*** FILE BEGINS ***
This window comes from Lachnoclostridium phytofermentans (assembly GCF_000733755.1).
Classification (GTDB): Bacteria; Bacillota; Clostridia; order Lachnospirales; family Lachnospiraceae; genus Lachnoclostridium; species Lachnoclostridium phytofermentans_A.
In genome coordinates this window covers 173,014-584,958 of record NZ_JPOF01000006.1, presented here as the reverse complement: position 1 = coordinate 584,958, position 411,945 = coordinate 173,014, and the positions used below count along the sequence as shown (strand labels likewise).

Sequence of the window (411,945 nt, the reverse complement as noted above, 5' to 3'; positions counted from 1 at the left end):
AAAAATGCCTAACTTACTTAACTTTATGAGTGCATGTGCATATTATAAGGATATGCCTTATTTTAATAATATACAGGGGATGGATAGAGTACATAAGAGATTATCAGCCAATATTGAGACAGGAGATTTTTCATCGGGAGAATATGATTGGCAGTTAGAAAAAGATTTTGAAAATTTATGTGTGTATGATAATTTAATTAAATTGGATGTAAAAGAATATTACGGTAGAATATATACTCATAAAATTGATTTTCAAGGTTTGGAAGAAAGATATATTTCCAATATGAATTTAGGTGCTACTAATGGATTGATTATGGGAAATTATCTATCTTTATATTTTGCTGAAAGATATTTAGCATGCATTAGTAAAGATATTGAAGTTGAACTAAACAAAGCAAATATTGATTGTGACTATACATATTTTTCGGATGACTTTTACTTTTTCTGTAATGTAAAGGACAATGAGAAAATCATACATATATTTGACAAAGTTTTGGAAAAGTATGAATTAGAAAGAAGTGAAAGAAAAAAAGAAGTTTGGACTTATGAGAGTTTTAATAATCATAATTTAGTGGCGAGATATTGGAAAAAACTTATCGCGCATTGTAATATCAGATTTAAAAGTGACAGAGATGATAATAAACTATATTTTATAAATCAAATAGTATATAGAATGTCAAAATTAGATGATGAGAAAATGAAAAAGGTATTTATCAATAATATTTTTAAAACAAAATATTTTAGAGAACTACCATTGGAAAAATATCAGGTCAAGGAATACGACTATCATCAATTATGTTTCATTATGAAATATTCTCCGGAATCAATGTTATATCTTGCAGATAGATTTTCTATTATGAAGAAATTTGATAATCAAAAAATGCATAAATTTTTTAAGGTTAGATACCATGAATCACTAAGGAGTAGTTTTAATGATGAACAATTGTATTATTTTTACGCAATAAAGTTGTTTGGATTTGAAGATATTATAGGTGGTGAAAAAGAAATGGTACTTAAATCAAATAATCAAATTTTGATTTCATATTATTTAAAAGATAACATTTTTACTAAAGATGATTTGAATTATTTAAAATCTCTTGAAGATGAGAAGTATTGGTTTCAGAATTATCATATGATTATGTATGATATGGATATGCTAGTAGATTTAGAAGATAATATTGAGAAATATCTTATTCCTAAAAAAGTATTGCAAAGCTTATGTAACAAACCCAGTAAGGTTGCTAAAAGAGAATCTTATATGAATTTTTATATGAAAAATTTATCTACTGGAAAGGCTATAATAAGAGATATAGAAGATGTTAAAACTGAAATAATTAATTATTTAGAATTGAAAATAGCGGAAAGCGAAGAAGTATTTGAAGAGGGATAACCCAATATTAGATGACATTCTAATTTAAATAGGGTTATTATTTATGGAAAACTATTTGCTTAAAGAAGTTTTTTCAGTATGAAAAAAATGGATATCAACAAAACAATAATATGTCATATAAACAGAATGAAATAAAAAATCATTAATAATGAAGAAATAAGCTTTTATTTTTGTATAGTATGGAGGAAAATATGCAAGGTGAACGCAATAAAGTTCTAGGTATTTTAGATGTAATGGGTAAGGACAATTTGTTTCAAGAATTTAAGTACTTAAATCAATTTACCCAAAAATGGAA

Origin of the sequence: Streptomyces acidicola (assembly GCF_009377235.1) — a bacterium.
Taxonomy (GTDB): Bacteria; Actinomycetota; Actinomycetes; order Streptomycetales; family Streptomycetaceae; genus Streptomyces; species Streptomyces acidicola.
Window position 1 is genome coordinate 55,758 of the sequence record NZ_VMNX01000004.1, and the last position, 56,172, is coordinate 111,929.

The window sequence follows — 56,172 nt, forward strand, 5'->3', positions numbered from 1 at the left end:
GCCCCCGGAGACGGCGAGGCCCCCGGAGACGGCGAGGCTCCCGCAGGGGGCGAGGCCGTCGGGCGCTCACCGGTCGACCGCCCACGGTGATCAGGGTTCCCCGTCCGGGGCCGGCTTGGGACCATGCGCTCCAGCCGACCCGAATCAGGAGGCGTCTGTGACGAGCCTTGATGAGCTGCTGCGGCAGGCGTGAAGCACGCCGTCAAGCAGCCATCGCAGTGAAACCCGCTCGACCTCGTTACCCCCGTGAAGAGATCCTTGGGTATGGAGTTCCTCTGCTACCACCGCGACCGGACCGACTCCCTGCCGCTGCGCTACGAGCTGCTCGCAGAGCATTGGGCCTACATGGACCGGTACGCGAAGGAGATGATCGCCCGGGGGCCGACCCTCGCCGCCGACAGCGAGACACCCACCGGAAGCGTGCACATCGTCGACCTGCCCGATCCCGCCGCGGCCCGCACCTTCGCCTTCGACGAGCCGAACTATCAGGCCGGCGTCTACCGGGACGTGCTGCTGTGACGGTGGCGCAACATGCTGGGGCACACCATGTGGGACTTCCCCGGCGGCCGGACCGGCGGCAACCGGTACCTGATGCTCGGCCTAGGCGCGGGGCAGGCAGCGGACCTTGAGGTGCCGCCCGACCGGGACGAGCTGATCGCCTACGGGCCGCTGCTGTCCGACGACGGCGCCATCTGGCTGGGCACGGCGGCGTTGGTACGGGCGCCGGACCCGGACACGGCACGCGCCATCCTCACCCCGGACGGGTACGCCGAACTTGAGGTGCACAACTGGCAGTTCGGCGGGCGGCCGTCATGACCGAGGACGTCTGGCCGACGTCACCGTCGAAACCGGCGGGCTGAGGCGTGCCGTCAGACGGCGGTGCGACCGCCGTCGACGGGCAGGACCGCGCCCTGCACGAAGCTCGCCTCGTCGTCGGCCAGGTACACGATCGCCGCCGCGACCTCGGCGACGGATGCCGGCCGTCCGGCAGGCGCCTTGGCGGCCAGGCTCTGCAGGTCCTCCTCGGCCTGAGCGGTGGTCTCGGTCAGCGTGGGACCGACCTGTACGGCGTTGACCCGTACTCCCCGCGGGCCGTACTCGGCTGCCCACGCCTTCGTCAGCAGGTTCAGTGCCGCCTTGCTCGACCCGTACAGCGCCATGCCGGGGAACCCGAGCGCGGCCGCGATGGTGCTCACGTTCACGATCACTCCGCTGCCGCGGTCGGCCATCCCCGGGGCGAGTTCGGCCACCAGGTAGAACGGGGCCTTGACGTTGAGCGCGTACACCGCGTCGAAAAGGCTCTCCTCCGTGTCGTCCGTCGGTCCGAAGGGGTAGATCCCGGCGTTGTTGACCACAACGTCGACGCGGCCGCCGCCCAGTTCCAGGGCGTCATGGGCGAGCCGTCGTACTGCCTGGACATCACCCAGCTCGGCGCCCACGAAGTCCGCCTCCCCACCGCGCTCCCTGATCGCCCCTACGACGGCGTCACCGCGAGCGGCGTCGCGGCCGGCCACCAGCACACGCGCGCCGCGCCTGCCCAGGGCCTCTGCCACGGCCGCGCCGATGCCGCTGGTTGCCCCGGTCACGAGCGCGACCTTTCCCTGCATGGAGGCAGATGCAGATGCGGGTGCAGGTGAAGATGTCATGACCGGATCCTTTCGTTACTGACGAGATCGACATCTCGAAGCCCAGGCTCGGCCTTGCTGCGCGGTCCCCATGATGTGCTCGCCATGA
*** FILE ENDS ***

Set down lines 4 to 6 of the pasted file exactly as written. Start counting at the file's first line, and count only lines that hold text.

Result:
Sequence of the window (411,945 nt, the reverse complement as noted above, 5' to 3'; positions counted from 1 at the left end):
AAAAATGCCTAACTTACTTAACTTTATGAGTGCATGTGCATATTATAAGGATATGCCTTATTTTAATAATATACAGGGGATGGATAGAGTACATAAGAGATTATCAGCCAATATTGAGACAGGAGATTTTTCATCGGGAGAATATGATTGGCAGTTAGAAAAAGATTTTGAAAATTTATGTGTGTATGATAATTTAATTAAATTGGATGTAAAAGAATATTACGGTAGAATATATACTCATAAAATTGATTTTCAAGGTTTGGAAGAAAGATATATTTCCAATATGAATTTAGGTGCTACTAATGGATTGATTATGGGAAATTATCTATCTTTATATTTTGCTGAAAGATATTTAGCATGCATTAGTAAAGATATTGAAGTTGAACTAAACAAAGCAAATATTGATTGTGACTATACATATTTTTCGGATGACTTTTACTTTTTCTGTAATGTAAAGGACAATGAGAAAATCATACATATATTTGACAAAGTTTTGGAAAAGTATGAATTAGAAAGAAGTGAAAGAAAAAAAGAAGTTTGGACTTATGAGAGTTTTAATAATCATAATTTAGTGGCGAGATATTGGAAAAAACTTATCGCGCATTGTAATATCAGATTTAAAAGTGACAGAGATGATAATAAACTATATTTTATAAATCAAATAGTATATAGAATGTCAAAATTAGATGATGAGAAAATGAAAAAGGTATTTATCAATAATATTTTTAAAACAAAATATTTTAGAGAACTACCATTGGAAAAATATCAGGTCAAGGAATACGACTATCATCAATTATGTTTCATTATGAAATATTCTCCGGAATCAATGTTATATCTTGCAGATAGATTTTCTATTATGAAGAAATTTGATAATCAAAAAATGCATAAATTTTTTAAGGTTAGATACCATGAATCACTAAGGAGTAGTTTTAATGATGAACAATTGTATTATTTTTACGCAATAAAGTTGTTTGGATTTGAAGATATTATAGGTGGTGAAAAAGAAATGGTACTTAAATCAAATAATCAAATTTTGATTTCATATTATTTAAAAGATAACATTTTTACTAAAGATGATTTGAATTATTTAAAATCTCTTGAAGATGAGAAGTATTGGTTTCAGAATTATCATATGATTATGTATGATATGGATATGCTAGTAGATTTAGAAGATAATATTGAGAAATATCTTATTCCTAAAAAAGTATTGCAAAGCTTATGTAACAAACCCAGTAAGGTTGCTAAAAGAGAATCTTATATGAATTTTTATATGAAAAATTTATCTACTGGAAAGGCTATAATAAGAGATATAGAAGATGTTAAAACTGAAATAATTAATTATTTAGAATTGAAAATAGCGGAAAGCGAAGAAGTATTTGAAGAGGGATAACCCAATATTAGATGACATTCTAATTTAAATAGGGTTATTATTTATGGAAAACTATTTGCTTAAAGAAGTTTTTTCAGTATGAAAAAAATGGATATCAACAAAACAATAATATGTCATATAAACAGAATGAAATAAAAAATCATTAATAATGAAGAAATAAGCTTTTATTTTTGTATAGTATGGAGGAAAATATGCAAGGTGAACGCAATAAAGTTCTAGGTATTTTAGATGTAATGGGTAAGGACAATTTGTTTCAAGAATTTAAGTACTTAAATCAATTTACCCAAAAATGGAA

Origin of the sequence: Streptomyces acidicola (assembly GCF_009377235.1) — a bacterium.